As fashion has strengthened its role in modern culture, brands are thinking carefully about their archives. In April, fashion house Paco Rabanne revealed it was going to sell NFTs of its most conceptual pieces and use all the profits to fund its archive, including buying back archival garments, sketches, image rights, video and radio recordings of the designer himself and improving preservation and storage. Julie Ann Clauss, a New York-based fashion archivist, with clients including Tom Ford, Marc Jacobs, Gabriela Hearst and PVH-owned Calvin Klein and Tommy Hilfiger, says she has recently been approached for support by emerging, streetwear and activewear labels. A resale site also told Vogue Business that some streetwear brands mine its app for key historical pieces to buy back.
Brands are sometimes facing competition from designers. “Designers themselves love vintage pieces and I know a number of them who do not only collect their own but other pieces of inspiration that they love,” says Mears. Anna Sui has pieces from the Marc Jacobs grunge collection for Perry Ellis (it famously got him fired), while the late Hubert Givenchy collected archival material from Cristóbal Balenciaga, his idol and mentor, she says.
Old is new again
Investing in archival fashion is culturally enriching but also makes good business sense, says FIT’s Mears. Designers often find great inspiration in the archives. Reissues of iconic designs have become a popular tactic for brands. Raf Simons’s archive redux, launched in January 2021, consisted of a reissue of 100 pieces charting 25 years of the designer’s work. Burberry’s future archive, launched last year, features a capsule of classic Burberry signatures reinterpreted by creative director Riccardo Tisci. Prada, Celine and Coach have all recently debuted handbags reimagined from archival styles.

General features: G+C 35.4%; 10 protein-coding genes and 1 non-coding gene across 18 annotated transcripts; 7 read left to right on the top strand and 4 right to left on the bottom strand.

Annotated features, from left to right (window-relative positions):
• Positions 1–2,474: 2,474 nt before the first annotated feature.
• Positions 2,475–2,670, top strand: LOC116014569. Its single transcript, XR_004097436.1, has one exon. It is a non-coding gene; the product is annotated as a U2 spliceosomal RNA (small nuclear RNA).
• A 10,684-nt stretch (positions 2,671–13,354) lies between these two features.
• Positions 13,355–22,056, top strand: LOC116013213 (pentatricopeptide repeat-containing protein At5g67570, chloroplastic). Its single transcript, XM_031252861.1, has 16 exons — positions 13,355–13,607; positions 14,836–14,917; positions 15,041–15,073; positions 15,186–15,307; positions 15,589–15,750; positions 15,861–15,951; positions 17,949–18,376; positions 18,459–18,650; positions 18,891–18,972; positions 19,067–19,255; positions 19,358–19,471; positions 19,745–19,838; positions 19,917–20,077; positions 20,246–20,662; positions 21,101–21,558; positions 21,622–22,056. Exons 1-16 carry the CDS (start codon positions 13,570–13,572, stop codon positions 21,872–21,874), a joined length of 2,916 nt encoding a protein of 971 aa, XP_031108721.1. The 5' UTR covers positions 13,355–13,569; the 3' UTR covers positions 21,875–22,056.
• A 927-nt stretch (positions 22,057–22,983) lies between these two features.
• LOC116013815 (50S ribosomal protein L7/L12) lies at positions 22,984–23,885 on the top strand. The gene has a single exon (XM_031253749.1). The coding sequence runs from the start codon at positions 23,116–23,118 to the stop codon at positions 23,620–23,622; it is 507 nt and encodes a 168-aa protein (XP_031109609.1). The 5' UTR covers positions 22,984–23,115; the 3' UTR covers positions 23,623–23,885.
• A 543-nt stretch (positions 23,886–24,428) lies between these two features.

“There’s a lot to be said for archives acting as inspiration for current designers or an opportunity for houses to reissue elements of its glory days,” says archivist Clauss. “Like postmodern art, fashion is obsessed with itself and its references.” Archives allow brands to control their materials and curate their own story more directly, she adds. “It can be a valuable tool for marketing teams, onboarding new employees or raising awareness through retail partnerships, museum exhibitions or celebrity dressing.”
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For Laudomia Pucci, the founder’s daughter and president of the Emilio Pucci Heritage Hub, archives play a bigger role beyond marketing. While the LVMH group assumed full ownership of the Emilio Pucci brand in June 2021, the archive has always and will continue to belong to the family, Pucci says via a call from the Tuscan countryside at the Villa Granaiolo, where she decided to transfer a part of the brand’s archives, creating a private museum in 2011. The villa also houses a multi-purpose space dedicated to training young talent, students and professors wanting to experiment and express their creativity in the fields of art, fashion and design.